Near Montorgueil there are many small personal service shops.

Or worse yet, the French are leaving their surplus money in low-interest savings plans or life insurance policies. The paper gives the figures - 2.25 percent gain for the savings plans; while the Bourse went up 33.6 percent in 1998.

To 'dope up' savings today, the paper says, the year 2000 has 'excellent perspectives.' Then it drives the nail home - 'In 10 years the value of the Paris Bourse has multiplied by three!' with an exclamation mark.

Then it gives tips about how easy it is, and how cheap it is - with the telephone banks and the Internet brokers. Their first hard advice is to invest at least 100,000 francs - a 'consequent sum.'

In the two pages - the lead pages two and three of yesterday's edition - I can find no mention of price-earnings ratios. Neither do I find any mention of the capital gains tax, which clicks into action at 50,000 francs - and is about 20 percent.

Instead, a headline shouts '150,000 francs of capital gains in 12 months.' Nothing is said of any 30,000 franc tax assessment that would be due if this were more than paper profit.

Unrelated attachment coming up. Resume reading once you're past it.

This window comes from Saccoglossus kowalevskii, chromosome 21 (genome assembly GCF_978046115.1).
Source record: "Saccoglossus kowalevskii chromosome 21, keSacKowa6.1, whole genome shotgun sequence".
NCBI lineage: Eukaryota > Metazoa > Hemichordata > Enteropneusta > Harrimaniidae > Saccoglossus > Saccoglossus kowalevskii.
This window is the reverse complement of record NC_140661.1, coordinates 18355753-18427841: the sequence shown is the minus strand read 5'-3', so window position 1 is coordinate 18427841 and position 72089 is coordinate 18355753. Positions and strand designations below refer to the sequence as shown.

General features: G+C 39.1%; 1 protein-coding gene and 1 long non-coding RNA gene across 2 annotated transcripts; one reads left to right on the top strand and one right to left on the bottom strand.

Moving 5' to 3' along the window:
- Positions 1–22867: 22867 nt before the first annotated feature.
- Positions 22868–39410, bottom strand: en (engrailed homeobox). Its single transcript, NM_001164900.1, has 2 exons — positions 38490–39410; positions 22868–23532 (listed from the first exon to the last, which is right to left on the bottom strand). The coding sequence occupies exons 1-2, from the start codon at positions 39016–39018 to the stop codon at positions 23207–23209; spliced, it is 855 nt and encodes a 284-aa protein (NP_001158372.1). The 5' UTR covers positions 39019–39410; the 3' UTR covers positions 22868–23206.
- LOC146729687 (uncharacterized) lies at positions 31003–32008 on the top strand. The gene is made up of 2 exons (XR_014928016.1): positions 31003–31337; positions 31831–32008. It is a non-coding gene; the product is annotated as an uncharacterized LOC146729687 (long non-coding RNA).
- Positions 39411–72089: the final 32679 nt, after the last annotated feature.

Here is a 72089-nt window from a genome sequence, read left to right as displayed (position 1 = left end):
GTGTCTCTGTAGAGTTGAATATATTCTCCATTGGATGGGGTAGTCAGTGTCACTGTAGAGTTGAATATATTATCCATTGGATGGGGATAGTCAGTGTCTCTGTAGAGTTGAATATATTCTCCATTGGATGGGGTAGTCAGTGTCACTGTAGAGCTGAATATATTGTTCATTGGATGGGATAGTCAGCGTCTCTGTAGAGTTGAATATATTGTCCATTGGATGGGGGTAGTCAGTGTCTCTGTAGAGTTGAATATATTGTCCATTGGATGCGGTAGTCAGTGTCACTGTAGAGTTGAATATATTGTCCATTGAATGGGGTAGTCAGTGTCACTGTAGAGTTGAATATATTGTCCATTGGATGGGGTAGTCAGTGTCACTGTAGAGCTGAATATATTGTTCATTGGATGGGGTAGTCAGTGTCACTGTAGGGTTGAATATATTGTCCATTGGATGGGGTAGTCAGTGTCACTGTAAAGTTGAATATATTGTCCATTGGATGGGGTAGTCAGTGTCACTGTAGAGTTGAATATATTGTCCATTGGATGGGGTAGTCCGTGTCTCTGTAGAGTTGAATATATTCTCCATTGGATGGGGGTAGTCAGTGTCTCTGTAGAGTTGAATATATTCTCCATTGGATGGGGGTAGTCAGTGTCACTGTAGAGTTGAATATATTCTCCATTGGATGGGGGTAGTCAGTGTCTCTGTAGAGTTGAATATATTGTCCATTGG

But the fundamental point has been made. Paris now has its casino.

The Robber Who Came Into the Cold

In late 1999, after the nth stickup of a frozen-food chain outlet, the police nicknamed the unknown robber the 'Picard Bandit.' The MO was so similar in stickups in seven different arrondissements, that police were sure it was one man they were seeking.

Each frozen-food outlet was near a métro entry. All the holdups were in the afternoon, andphoto: l'euphrate the robber would break off the action at the slightest resistance, or if the shop wasn't nearly deserted.

One holdup, on Tuesday,4. January, took place two blocks from here - so I know which métro he used. He scored 944 francs in that one.

The bistro l'Euphrate has Kurdish specialties.